For a long while, I used to think that "Mah Jongg" (as it should be spelled appropriately) is nothing more than a Chinese game of Solitaire, albeit, unlike its European brother, one that allows some tactics and a pinch of strategy. Needless to say, I was wrong. The game is much more than that, but playing its completely different solo variant had me forget everything about Solitaire, Spider Solitaire, Hearts or any other time waster that came bundled with Microsoft Windows.
It seems that my sentiment is shared with many others, as there are tons of MahJongg solitaire games out there. In this respect, what separates Mahjong Titan from the pack? Aah! The answer is everything! What surprised me about this app is that it only looks like the standard game, but its concept is very different.
You know, when playing a classic board, you'd often get stuck with no moves left, either because you made some awful decisions, or because you were dealt of one of those impossible layouts (highly unlikely). If that bothers you, then you'll be thrilled when you read this: There is no way in Hell that you can get stuck in Mahjong Titan.
The reason for that is that the tile composition in every game has only one pair of every symbol instead of two. So whenever you see two alike, you can go ahead and remove them, knowing that you will not sabotage yourself.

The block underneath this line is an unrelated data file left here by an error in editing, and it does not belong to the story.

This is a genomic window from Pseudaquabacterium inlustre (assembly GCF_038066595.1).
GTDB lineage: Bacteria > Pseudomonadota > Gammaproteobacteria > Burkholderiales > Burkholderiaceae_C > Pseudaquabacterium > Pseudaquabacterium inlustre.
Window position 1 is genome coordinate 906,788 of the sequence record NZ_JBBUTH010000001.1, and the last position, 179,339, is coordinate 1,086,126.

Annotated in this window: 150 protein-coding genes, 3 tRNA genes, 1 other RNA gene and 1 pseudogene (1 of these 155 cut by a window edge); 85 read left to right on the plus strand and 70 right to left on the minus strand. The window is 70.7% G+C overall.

In this respect, the only challenge in Mahjong Titan is solving the "puzzles" in the least amount of time. In this way, you can score triple stars on every level without much effort, while the first one is guaranteed and the second one is pending you not requesting a re-shuffle or hint, which is patently absurd.
Being that once you get the hang of it and can spot the pairs easily, the only thing left to enjoy is the soothing, albeit repetitive, music track and the diverse sets of backgrounds and pieces that you can download for free. Mahjong Titan features one thousand levels, with six hundred extra levels behind a paywall. But do you really need them?
I was initially pleasantly surprised by the quality of the presentation, but once I realized that every puzzle sets you up for victory, I quickly lost interest. The only reason to play Mahjong Titan is to beat levels as fast as possible, which is hardly something that enthralls me.